- Straight time: The number of hours an employee worked in a given week, up to a maximum of 40 hours
- Overtime: The number of hours an employee worked past 40 hours in a given week
The formula for calculating an hourly employee’s overtime is:
Overtime Pay = (Regular Rate x 1.5) x Overtime Hours
For example, let’s say an apprentice plumber at your company earns $25 an hour and works a 50-hour week. To calculate their overtime pay, plug these numbers into the formula above:
- Regular pay: $25
- Overtime pay rate: 1.5x
- Overtime hours: 1
Adding that all up…
Overtime Pay = ($25 x 1.5) x 10
That means the plumber earned an extra $375 in overtime. Just add that to their weekly pay, and you'll get their total compensation. In this case, it would be $375 + ($25 x 40) = $1,375.
How to Calculate Overtime for Salaried Employees
Salaried non-exempt employees may or may not work 40 hours a week, though federal regulations require them to be paid overtime for any hours worked in excess of 40.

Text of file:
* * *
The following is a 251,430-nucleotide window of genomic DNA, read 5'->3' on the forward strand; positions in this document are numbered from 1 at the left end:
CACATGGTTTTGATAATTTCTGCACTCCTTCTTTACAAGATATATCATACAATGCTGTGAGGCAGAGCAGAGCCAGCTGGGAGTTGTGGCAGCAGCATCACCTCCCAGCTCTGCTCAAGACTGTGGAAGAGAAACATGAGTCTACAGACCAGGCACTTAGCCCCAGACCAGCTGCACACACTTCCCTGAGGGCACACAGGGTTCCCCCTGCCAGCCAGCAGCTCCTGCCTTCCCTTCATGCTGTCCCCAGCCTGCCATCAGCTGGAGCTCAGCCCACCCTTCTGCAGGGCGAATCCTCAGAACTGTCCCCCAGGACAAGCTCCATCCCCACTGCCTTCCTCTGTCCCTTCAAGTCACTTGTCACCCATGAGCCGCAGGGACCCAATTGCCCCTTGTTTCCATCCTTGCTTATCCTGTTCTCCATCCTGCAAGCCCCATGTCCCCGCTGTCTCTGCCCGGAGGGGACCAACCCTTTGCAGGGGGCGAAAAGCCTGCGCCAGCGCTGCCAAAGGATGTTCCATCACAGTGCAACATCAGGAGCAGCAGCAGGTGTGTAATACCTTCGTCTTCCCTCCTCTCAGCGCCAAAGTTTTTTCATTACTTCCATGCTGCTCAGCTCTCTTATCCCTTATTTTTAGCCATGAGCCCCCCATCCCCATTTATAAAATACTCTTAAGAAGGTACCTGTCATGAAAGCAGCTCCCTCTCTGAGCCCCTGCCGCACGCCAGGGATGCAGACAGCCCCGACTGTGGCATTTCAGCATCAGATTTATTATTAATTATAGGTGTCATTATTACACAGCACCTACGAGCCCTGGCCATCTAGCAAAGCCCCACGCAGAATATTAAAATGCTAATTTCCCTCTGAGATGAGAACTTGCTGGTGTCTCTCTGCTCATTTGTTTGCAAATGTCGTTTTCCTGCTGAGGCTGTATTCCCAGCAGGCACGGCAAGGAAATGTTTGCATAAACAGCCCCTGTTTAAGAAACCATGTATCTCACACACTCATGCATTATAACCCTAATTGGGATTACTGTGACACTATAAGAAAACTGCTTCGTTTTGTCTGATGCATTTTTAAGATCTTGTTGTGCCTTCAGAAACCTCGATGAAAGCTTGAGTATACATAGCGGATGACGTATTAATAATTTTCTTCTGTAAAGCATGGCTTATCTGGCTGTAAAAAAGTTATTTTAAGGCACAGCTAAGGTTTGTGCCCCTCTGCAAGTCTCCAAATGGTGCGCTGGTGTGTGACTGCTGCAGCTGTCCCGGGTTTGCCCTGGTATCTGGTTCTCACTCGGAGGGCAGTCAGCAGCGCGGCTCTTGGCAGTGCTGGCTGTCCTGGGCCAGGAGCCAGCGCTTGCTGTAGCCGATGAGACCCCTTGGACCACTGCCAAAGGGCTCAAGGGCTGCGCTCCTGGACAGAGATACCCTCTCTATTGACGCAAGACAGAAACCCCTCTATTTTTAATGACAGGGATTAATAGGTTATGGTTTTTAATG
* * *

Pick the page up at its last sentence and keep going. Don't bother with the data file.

So, to calculate the overtime pay for a master electrician who earns a salary of $75,000 per year, works 40 hours a week, and works five hours of overtime (for a total of 45 hours worked), you would need to:
1. Calculate their weekly salary:
Weekly Salary = Annual Salary / 52 Weeks
= $75,000 / 52
= $1,442 per week
2. Calculate the employee’s hourly pay:
Hourly Rate = Weekly Salary / Hours the Salary Intends to Compensate
= $1,442 / 40
= $36 an hour
3. Calculate their overtime rate:
Overtime Rate = Hourly Rate x 1.5
= $36 x 1.5
4. Calculate their overtime earnings:
Overtime Earnings = Overtime Rate x Overtime Hours Worked (After 40)
= $54 x 5
6. Add up both results:
Total Compensation = Weekly Pay for First 40 Hours + Overtime Earnings
= $1,442 + $270
This means the master electrician would earn a total of $1,712 after working a 45-hour week.
Frequently Asked Questions